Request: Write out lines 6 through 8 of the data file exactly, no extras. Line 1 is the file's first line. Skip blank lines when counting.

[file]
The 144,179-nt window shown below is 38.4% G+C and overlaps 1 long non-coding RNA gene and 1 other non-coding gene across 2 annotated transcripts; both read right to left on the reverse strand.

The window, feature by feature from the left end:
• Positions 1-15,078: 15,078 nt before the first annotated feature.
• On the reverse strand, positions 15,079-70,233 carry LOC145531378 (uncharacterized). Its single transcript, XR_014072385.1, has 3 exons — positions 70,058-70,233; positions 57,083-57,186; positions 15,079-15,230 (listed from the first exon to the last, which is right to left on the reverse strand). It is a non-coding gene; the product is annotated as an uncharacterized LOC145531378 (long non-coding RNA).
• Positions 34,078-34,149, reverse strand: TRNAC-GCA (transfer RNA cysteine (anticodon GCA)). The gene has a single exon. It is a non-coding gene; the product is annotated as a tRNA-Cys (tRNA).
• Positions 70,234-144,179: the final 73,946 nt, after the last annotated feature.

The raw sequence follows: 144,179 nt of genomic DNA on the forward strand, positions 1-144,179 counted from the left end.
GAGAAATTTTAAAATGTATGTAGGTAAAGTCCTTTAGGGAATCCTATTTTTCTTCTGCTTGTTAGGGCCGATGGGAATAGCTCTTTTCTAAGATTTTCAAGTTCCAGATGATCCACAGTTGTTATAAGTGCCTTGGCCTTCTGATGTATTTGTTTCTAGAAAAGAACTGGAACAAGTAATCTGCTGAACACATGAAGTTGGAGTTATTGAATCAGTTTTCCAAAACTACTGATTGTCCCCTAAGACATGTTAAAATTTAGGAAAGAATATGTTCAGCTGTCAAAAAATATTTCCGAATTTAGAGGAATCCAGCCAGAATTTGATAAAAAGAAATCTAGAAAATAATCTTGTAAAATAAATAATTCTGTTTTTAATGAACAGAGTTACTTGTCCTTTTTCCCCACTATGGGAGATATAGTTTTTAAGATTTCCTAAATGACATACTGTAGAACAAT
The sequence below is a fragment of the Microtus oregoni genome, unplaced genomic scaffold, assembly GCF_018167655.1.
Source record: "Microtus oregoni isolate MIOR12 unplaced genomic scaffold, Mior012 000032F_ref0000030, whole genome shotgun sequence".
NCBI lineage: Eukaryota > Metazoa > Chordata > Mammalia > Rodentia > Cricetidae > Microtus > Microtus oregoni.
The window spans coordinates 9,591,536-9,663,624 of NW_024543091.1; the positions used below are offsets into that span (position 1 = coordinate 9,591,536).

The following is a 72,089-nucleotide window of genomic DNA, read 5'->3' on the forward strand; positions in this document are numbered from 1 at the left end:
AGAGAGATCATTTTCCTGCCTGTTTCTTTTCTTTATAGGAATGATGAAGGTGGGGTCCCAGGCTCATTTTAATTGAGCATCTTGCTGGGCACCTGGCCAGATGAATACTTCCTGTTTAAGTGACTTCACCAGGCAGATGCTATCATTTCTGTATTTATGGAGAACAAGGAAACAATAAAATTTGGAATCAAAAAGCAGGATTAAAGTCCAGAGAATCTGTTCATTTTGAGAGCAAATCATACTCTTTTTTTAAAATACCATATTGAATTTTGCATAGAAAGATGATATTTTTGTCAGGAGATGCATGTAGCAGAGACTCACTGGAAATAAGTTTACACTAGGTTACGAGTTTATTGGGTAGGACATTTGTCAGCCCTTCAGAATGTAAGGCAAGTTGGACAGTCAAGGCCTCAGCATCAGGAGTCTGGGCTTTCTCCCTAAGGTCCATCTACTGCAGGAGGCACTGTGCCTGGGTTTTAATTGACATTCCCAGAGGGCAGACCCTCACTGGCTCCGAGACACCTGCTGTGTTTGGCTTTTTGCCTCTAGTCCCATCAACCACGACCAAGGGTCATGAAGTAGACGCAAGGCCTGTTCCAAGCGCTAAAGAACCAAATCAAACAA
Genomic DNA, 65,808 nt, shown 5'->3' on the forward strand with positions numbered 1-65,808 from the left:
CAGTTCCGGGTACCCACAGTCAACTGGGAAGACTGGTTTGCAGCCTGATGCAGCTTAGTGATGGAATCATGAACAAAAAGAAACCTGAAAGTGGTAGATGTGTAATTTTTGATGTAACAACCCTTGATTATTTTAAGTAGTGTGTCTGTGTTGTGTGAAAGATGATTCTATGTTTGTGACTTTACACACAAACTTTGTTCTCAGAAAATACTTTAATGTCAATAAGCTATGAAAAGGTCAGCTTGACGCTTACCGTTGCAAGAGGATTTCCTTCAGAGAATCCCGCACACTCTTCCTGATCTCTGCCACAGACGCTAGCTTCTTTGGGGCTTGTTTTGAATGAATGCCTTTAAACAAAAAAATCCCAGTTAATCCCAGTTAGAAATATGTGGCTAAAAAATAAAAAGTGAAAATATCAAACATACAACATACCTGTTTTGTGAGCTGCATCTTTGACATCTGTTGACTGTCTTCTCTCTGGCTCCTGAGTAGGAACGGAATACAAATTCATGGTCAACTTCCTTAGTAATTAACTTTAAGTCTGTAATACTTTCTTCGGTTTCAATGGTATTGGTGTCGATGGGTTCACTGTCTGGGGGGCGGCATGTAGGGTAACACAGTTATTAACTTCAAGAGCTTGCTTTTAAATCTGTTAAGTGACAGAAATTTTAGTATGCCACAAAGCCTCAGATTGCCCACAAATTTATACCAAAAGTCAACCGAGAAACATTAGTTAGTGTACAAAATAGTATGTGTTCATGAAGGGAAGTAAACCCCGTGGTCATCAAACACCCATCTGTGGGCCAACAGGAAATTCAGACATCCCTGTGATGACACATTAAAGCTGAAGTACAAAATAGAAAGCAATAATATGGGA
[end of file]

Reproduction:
• Positions 70,234-144,179: the final 73,946 nt, after the last annotated feature.

The raw sequence follows: 144,179 nt of genomic DNA on the forward strand, positions 1-144,179 counted from the left end.
GAGAAATTTTAAAATGTATGTAGGTAAAGTCCTTTAGGGAATCCTATTTTTCTTCTGCTTGTTAGGGCCGATGGGAATAGCTCTTTTCTAAGATTTTCAAGTTCCAGATGATCCACAGTTGTTATAAGTGCCTTGGCCTTCTGATGTATTTGTTTCTAGAAAAGAACTGGAACAAGTAATCTGCTGAACACATGAAGTTGGAGTTATTGAATCAGTTTTCCAAAACTACTGATTGTCCCCTAAGACATGTTAAAATTTAGGAAAGAATATGTTCAGCTGTCAAAAAATATTTCCGAATTTAGAGGAATCCAGCCAGAATTTGATAAAAAGAAATCTAGAAAATAATCTTGTAAAATAAATAATTCTGTTTTTAATGAACAGAGTTACTTGTCCTTTTTCCCCACTATGGGAGATATAGTTTTTAAGATTTCCTAAATGACATACTGTAGAACAAT